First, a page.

Today we remember the persecution and genocide of Roma and Sinti people at the hands of the Nazis and their collaborators. We mourn the loss of up to 500,000 people who were murdered or died of starvation or disease in concentration camps. We remember the many more imprisoned, enslaved and forced into sterilisation and medical experimentation.
It was on this day, 2 August 1944, that 2,897 Roma and Sinti were massacred in the Auschwitz gas chambers, and it is on this same today in 2021 that we stand together and refuse to forget the past, as we refuse to ignore the demands of the present. As laws which marginalise Gypsies and Travellers and stigmatise migrants and asylum seekers make their way through the UK Parliament, we refuse to forget what can arise from the stoking of hatred, fear, and division.
In response to these horrors was born the Universal Declaration of Human Rights, which aimed to guarantee safety for those on the margins and to ensure a life founded on principles of fairness and equality. It is our responsibility to continue to safeguard these values today in protecting the rights of Romani, Gypsies, Travellers, and refugees.
As organisations that remember Jews who were dispossessed of citizenship, denied access to work and education, and targeted by centuries of race discrimination, we refuse to forget. As believers in social justice and bearers of the legacy of the Universal Declaration of Human Rights, we refuse to forget. As human beings, worthy of dignity, love, tolerance, and respect, we refuse to forget.
Today we stand together with our Romani, Gypsy and Traveller friends. As one we mourn their loss and hope for a reality which dignifies us all.
The Wiener Holocaust Library is one of the world’s leading and most extensive archives on the Holocaust, the Nazi era and genocide. The Library’s unique collection of over one million items includes published and unpublished works, press cuttings, photographs and eyewitness testimony. For more information visit https://wienerholocaustlibrary.org/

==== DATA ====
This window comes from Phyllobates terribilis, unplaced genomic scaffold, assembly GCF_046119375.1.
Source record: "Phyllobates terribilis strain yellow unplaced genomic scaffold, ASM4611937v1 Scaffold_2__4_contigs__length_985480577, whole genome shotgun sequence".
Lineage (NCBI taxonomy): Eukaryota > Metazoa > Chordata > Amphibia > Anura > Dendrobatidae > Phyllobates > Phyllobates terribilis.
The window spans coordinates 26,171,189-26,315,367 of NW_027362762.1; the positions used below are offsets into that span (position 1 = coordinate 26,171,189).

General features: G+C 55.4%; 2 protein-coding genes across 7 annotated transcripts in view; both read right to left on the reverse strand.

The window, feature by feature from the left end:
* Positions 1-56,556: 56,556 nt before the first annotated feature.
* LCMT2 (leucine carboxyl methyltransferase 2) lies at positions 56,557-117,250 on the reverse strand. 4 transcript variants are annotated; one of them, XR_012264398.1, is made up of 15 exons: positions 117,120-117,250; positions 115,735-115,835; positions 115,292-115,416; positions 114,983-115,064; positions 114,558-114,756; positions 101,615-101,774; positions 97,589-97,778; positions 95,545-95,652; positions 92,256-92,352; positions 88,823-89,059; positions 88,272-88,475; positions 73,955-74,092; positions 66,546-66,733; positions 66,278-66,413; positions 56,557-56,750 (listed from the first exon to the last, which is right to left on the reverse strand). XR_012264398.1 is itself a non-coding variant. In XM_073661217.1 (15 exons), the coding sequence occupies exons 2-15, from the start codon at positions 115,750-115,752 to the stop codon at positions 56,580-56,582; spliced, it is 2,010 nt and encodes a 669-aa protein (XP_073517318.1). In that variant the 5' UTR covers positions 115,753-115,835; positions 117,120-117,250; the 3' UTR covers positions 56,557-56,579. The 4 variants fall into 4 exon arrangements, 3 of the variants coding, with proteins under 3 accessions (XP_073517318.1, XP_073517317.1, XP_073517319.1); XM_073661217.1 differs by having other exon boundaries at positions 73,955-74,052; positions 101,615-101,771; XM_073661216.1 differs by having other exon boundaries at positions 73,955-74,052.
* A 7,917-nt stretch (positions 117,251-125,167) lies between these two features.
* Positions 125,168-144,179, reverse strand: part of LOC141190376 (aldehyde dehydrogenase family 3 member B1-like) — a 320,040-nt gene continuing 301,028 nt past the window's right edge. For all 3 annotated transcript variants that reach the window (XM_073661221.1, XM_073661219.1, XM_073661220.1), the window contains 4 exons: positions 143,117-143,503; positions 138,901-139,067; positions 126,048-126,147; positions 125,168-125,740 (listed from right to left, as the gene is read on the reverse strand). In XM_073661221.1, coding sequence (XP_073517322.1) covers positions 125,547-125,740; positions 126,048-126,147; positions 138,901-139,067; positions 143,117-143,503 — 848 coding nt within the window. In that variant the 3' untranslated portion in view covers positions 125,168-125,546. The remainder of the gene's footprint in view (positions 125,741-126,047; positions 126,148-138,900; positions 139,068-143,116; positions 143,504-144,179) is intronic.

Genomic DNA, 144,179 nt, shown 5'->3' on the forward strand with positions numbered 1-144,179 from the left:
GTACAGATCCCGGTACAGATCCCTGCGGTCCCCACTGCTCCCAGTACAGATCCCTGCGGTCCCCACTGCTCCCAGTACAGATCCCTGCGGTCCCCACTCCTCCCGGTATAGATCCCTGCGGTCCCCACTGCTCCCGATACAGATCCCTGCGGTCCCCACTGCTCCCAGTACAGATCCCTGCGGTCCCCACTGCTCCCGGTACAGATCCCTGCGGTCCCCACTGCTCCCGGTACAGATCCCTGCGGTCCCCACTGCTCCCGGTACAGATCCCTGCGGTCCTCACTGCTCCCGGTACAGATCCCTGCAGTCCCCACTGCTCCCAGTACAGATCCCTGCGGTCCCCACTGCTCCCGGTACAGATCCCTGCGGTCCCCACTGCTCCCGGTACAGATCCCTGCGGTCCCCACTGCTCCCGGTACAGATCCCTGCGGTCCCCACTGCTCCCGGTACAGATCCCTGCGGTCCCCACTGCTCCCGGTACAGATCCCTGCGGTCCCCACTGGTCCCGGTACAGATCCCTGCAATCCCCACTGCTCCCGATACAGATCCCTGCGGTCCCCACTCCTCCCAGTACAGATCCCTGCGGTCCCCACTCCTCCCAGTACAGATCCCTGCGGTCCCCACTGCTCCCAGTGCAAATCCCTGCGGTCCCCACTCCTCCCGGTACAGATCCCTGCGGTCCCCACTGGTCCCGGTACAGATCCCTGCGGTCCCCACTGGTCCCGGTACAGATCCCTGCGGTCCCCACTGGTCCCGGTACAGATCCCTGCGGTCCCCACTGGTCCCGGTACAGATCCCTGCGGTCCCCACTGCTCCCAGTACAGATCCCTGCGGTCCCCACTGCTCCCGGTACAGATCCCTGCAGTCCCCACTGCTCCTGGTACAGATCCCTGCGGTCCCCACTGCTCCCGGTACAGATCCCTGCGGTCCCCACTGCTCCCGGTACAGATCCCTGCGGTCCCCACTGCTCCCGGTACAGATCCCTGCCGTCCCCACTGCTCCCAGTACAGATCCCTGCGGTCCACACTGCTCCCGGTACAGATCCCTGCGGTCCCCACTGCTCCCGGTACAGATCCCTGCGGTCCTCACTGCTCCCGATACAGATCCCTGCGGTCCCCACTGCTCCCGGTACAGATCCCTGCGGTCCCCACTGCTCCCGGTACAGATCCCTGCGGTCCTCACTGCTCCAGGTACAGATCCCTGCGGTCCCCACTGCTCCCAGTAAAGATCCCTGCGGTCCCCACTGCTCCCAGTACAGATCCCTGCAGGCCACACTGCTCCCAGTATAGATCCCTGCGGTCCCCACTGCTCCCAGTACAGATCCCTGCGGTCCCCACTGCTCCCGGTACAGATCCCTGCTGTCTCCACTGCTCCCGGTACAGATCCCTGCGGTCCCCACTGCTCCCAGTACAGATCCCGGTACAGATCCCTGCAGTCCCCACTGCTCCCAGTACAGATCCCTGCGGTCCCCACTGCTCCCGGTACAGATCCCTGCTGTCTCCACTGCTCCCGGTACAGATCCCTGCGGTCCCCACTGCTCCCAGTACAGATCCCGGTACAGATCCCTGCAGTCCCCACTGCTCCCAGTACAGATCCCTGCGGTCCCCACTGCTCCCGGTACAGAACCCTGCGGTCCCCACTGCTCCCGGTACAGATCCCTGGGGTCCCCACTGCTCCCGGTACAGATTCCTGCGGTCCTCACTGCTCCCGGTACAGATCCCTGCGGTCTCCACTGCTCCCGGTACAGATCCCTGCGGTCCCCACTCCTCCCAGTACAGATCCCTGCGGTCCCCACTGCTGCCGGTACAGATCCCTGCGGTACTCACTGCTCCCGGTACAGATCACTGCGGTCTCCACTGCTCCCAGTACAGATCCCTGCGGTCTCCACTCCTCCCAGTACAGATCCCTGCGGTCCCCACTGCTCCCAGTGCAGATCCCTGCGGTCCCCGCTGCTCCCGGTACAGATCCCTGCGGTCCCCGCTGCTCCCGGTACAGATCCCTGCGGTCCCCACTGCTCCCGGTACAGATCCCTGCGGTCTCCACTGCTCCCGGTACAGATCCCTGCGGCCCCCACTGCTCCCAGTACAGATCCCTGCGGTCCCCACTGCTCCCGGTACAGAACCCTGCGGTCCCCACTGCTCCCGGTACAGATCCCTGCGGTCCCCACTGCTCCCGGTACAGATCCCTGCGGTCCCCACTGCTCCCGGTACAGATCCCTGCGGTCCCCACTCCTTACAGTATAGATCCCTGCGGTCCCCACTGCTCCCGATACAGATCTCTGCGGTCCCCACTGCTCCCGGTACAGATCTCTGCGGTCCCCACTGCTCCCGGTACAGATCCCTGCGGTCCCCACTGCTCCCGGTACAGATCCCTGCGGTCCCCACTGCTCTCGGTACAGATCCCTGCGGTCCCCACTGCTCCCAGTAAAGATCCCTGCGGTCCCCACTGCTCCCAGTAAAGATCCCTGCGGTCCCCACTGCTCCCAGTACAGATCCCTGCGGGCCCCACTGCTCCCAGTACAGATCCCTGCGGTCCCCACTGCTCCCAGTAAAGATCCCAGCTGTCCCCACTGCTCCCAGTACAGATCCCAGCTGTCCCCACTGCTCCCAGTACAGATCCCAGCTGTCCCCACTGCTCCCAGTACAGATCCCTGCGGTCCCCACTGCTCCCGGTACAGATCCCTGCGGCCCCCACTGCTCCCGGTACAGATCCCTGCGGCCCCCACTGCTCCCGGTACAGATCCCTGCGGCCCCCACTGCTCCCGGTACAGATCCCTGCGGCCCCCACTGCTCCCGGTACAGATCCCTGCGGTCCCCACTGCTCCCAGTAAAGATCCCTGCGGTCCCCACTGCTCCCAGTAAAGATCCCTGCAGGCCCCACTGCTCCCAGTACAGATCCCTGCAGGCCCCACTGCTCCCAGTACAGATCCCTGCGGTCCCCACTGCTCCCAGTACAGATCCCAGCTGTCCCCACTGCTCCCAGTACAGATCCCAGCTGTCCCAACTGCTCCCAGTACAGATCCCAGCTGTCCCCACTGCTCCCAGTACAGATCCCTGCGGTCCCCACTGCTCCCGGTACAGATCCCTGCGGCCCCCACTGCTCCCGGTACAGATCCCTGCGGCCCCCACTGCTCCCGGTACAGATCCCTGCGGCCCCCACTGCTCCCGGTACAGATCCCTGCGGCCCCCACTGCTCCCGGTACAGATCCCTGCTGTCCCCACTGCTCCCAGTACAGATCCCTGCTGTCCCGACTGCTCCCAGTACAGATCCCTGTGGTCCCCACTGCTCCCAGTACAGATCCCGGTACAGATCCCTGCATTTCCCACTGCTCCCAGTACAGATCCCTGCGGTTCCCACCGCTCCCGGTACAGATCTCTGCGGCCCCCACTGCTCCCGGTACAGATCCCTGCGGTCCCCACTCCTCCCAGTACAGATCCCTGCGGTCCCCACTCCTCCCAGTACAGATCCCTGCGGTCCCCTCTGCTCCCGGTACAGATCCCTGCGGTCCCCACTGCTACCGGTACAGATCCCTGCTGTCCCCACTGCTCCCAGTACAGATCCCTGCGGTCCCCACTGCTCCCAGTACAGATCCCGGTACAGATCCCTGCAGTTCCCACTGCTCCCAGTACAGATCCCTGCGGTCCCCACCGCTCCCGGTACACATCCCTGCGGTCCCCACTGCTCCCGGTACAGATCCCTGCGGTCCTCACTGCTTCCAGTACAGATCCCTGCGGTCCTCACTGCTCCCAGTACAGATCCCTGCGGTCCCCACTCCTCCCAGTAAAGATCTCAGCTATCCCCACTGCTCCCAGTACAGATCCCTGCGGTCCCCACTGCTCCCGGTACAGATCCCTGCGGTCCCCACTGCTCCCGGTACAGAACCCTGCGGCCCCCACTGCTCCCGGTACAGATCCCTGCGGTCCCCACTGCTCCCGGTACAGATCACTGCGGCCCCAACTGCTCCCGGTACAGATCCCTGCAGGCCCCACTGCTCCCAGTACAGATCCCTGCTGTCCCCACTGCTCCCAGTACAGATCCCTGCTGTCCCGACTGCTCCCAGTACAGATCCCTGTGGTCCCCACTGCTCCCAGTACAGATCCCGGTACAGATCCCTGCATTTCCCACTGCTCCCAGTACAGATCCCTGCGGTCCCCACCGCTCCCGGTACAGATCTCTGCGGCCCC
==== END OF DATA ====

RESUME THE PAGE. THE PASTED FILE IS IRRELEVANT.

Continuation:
- Forgotten Victims: The Nazi Genocide of the Roma and Sinti – an online exhibition by The Wiener Holocaust Library and the United Nations
- An eyewitness account by Hermine Horvath, a Roma woman from Austria – Wiener Holocaust Library Collections
- ‘Don’t forget the photos’ – a traveling exhibition curated by Jana Müller and Eve Rosenhaft from the University of Liverpool
Suggested further reading
- Forgotten Victims: The Nazi Genocide of the Roma and Sinti by Barbara Warnock
- The Nazi Genocide of the Roma: Reassessment and Commemoration by Anton Weiss-Wendt
- Another Darkness, Another Dawn: a History of Gypsies, Roma and Travellers by Becky Taylor
- The Porrajmos: the “Gypsy Holocaust” and the continuing discrimination of Roma and Sinti after 1945 by Rainer Schulze
- A Gypsy in Auschwitz by Otto Rosenberg
- The Destiny of Europe’s Gypsies by Donald Kenrick and Grattan Puxon
- Remembering the Forgotten Holocaust by Sharika Alam, Wiener Holocaust Library Blog (2019)
For more related sources, try a search for any of the following keywords in The Wiener Holocaust Library’s Collections Catalogue: Sinti and Roma; Racial persecution; Concentration camps; Holocaust; Memory;